So what are the implications of Biesta's stance for our reading of 'What Makes Great Teaching'. One could certainly read the report as sitting very clearly within a technocratic model of education, with the three simple questions which inform the report focusing on the what and how of education, with no consideration of 'why'.  As such, it could be argued that to maximise the benefit 'What Makes Great Teaching' it requires a broader and far more wide ranging discussion into the very purposes of education. Leaders of staff within schools and college's when discussing the implication of 'What Makes Great Teaching'  should do so in a way which facilitate the democratic discussion of the purposes and ends of both education and the school and college.  Reflecting upon how these technical recommendations can be implemented within the school/college in a way which is empowering for both staff and students. 
         A key assumption of 'What Makes Great Teaching' is that educational reality involves clear relationships between cause and effect, with particular approaches to teaching being more effective in bringing about the desired student outcomes.  I'm not going to argue either for or against objectivist or subjectivist stances to epistemology and ontology, others are far better able to do so.  That said, if we are to be evidence-based practitioners it is essential that we fully explore the underpinning assumptions of research, in this case assumptions of cause and effect, with this especially being the case if the research corresponds with existing perspectives.
        As for the practical implications of 'What Makes Great Teaching'  for educational practice, even though the report identifies the components of great teaching, the frameworks which can 'capture it ' and what could be done to develop improved professional learning this does not, or should not provide a set or recipes or check-lists that will guarantee better teacher learning and student/pupil outcomes.   This is certainly the case given the fast-changing world and the implications for pedagogy  and learning of ubiquitous mobile technology (See Benedict Evans' recent presentation).  'What Makes Great Teaching" tells us what may have worked in the past, it may tell us what could work in the future, though not definitively. As such 'What Makes Great Teaching' provides is a valuable resource for practitioners - be it headteachers or teachers - to engage in reflection which will be increase their capacity and capability to find 'solutions' which are fit for their particular settings.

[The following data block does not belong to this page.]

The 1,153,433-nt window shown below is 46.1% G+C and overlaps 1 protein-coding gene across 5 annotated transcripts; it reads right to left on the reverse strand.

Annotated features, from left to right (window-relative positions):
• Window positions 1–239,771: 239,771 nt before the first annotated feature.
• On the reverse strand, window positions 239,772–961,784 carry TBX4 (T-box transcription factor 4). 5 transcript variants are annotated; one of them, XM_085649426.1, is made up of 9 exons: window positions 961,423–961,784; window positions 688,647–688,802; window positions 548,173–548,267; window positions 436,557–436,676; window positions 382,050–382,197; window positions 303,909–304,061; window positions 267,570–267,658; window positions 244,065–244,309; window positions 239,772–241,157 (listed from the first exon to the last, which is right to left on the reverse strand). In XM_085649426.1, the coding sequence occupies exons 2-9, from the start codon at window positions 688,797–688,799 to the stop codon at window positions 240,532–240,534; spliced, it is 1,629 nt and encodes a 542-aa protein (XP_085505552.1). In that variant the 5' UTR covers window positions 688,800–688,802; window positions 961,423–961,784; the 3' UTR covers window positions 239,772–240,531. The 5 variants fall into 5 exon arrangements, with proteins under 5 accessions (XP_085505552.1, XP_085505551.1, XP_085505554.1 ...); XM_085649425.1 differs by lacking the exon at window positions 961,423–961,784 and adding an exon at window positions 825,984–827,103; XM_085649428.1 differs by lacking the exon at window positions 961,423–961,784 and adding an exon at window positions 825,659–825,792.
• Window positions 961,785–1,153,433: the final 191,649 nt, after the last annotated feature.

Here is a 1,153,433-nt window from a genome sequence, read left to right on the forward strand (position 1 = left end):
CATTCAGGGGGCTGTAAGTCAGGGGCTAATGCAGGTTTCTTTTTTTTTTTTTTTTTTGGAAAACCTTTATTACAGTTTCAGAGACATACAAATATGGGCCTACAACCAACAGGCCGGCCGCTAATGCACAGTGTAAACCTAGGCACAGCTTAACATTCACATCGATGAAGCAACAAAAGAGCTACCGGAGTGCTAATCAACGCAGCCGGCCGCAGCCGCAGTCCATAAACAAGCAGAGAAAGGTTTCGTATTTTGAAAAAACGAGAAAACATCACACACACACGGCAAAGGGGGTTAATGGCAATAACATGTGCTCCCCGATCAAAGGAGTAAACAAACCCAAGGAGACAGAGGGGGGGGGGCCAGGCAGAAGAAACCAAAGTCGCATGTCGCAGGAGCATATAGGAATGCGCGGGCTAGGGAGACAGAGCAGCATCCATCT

Finally, if reading 'What Makes Great Teaching' provides a prompt to read other reports and articles which have a different perspective on evidence-based education, so that as a result one has a greater breadth of understanding of the challenges of evidence-based education and the cultural implications, then the report my have provided both a technical and cultural stimulus to ensuring pupils and students experience even greater teaching.

    Tuesday, 4 November 2014

    Sutton Trust Report and What Makes Great Teaching - Implications for the Further Education Sector

    Last week saw the publication of the Sutton Trust's report  What Makes Great Teaching by Robert Coe, Cesare Aloisi, Steve Higgins and Lee Elliot Major and which created quite a furore.  The report warned that many day to day classroom practices used by teachers can be both detrimental to learning and are not substantiated by research, for example, using students' preferred learning styles as a means to determine how to present information. However, the main body of report focuses on three simple questions : What makes ’great teaching’? What kinds of frameworks or tools could help us to capture it? How could this promote better learning?  In this post, I will focus on 'what makes great teaching' and consider the implications for leadership in the further education sector.  
         Coe et al define great teaching as: